Naomi Osaka said she has pulled out of the semi-finals of the Western & Southern Open tennis tournament in protest at racial injustice.
Osaka, who has a Japanese mother and Haitian father, said in a social media post: “Before I am an athlete, I am a Black woman”.
Her decision follows protests over the police shooting of Jacob Blake, a Black man, in the city of Kenosha, Wisconsin, on Sunday.
Earlier on Wednesday, Osaka had battled back from a set down to defeat Anett Kontaveit 4-6 6-2 7-5 and reach the Western & Southern Open semi-finals for the first time.
She trailed 2-0 in the second set, but stepped up her serving and cut down on unforced errors to reel off six straight games.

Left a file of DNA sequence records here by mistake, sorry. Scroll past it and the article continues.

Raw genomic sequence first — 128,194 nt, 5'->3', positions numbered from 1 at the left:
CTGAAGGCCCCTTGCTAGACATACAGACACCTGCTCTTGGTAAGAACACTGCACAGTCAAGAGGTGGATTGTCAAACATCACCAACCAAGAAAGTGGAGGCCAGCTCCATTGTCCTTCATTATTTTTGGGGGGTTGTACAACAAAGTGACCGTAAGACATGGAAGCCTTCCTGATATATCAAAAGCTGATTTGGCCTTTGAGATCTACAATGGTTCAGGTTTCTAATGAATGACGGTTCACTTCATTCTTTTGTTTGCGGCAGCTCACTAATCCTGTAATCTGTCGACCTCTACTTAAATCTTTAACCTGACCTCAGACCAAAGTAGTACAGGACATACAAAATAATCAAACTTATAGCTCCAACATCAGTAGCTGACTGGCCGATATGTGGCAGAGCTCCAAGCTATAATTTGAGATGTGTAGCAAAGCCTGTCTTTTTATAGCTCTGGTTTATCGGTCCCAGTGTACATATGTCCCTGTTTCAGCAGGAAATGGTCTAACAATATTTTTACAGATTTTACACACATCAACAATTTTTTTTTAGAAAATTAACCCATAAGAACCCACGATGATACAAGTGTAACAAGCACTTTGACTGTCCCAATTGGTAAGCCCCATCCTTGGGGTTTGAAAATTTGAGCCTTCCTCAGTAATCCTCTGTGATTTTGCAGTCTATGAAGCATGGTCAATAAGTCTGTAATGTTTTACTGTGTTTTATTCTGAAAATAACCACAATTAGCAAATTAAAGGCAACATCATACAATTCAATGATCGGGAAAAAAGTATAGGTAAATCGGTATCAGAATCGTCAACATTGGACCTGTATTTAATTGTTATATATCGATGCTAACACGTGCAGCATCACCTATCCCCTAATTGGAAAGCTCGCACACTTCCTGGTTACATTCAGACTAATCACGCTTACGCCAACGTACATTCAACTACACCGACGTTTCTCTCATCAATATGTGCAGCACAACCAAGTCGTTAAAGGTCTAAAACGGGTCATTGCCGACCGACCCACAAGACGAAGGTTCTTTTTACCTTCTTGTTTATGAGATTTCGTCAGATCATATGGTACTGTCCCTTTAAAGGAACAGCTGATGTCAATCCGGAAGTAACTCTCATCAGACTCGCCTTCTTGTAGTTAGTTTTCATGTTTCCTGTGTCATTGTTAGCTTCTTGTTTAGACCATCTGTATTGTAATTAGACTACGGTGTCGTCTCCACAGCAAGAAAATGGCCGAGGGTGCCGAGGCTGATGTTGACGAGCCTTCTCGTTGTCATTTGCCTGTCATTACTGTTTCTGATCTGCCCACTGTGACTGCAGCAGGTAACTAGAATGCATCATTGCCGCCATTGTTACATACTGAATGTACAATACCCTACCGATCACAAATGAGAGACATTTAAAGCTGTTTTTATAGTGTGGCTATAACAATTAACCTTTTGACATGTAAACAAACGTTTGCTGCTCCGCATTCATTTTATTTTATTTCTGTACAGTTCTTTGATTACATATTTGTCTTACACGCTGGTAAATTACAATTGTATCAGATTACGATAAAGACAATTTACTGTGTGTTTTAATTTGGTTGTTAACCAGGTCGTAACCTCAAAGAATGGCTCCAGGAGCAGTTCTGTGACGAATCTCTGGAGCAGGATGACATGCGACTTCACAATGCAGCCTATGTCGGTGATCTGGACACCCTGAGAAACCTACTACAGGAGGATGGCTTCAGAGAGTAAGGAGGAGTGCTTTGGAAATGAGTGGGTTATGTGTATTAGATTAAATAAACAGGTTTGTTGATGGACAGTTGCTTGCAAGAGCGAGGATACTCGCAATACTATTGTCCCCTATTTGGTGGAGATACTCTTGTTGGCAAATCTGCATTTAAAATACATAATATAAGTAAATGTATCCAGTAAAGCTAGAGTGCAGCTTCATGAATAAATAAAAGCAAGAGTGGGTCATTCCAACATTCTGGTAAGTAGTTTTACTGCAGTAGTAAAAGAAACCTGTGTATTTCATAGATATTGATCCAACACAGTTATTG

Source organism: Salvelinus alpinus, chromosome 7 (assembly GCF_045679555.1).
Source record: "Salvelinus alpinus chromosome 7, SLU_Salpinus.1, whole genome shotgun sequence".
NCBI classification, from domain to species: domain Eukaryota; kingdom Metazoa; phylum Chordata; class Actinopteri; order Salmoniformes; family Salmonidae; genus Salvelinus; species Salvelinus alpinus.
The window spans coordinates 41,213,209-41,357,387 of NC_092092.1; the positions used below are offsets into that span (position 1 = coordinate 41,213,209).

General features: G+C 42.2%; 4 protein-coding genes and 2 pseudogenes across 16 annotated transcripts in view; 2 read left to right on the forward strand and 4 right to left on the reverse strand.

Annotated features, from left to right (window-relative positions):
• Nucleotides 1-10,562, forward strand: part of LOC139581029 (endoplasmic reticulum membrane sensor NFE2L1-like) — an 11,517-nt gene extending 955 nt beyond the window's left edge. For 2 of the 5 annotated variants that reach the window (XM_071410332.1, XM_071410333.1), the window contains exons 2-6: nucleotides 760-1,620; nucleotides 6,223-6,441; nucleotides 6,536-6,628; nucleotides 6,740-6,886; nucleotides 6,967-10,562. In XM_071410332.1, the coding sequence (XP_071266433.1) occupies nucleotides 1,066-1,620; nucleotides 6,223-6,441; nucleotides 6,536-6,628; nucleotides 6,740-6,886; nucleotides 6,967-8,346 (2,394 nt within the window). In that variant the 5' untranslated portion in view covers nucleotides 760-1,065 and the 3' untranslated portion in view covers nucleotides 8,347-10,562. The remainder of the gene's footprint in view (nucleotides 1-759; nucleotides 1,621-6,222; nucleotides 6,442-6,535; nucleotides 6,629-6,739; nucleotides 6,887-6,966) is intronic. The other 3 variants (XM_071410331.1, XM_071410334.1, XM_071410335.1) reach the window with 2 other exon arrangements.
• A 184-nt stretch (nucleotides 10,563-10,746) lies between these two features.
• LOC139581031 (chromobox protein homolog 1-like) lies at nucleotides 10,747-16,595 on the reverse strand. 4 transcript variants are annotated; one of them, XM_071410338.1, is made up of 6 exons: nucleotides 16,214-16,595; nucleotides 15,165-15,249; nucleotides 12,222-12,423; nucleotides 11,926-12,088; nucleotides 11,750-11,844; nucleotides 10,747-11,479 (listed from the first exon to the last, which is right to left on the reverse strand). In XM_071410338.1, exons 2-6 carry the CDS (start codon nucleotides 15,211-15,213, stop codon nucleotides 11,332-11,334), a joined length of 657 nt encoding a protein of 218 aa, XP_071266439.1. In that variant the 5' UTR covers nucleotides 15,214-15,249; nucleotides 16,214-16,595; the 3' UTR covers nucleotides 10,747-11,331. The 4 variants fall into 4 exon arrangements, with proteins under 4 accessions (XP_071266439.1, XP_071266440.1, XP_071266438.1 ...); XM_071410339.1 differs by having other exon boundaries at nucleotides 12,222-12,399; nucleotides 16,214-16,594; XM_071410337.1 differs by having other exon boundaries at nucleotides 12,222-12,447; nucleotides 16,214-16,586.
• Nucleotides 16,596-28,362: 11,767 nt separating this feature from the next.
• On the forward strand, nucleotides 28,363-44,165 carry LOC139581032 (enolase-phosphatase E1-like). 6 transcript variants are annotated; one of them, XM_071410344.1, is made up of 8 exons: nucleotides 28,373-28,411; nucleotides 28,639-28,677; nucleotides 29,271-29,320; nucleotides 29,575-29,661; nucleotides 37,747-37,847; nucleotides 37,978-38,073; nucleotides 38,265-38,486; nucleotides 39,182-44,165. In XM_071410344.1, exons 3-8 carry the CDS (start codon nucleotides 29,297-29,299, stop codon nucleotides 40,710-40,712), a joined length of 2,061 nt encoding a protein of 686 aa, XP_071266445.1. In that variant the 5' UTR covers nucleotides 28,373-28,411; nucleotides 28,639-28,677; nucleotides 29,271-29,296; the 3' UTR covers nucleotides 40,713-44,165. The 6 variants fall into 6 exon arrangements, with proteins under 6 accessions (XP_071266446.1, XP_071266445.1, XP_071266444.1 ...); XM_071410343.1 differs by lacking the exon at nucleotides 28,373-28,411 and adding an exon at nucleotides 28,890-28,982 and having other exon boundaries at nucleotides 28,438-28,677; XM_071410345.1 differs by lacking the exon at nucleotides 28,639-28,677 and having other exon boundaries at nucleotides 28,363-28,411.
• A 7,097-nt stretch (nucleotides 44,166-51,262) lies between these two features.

The final set looked headed for a tiebreaker when Kontaveit rushed out to a 40-15 lead while serving at 5-6.
But fourth seed Osaka fought back and completed the comeback when the Estonian sent a backhand wide on match point.
“For the first set and honestly a couple of games in the second I was just really being down on myself and super negative,” said Osaka.
“For me, I just didn’t want to, you know, if I had to lose a match, I didn’t want to lose a match on that note. Yeah, I just tried to be more positive and pump myself up.”
Next up for the twice Grand Slam champion was a meeting with Belgian Elise Mertens, until her withdrawal.
The Belgian had needed just over an hour to defeat qualifier Jessica Pegula 6-1 6-3 and reach her first Premier 5 semi-final.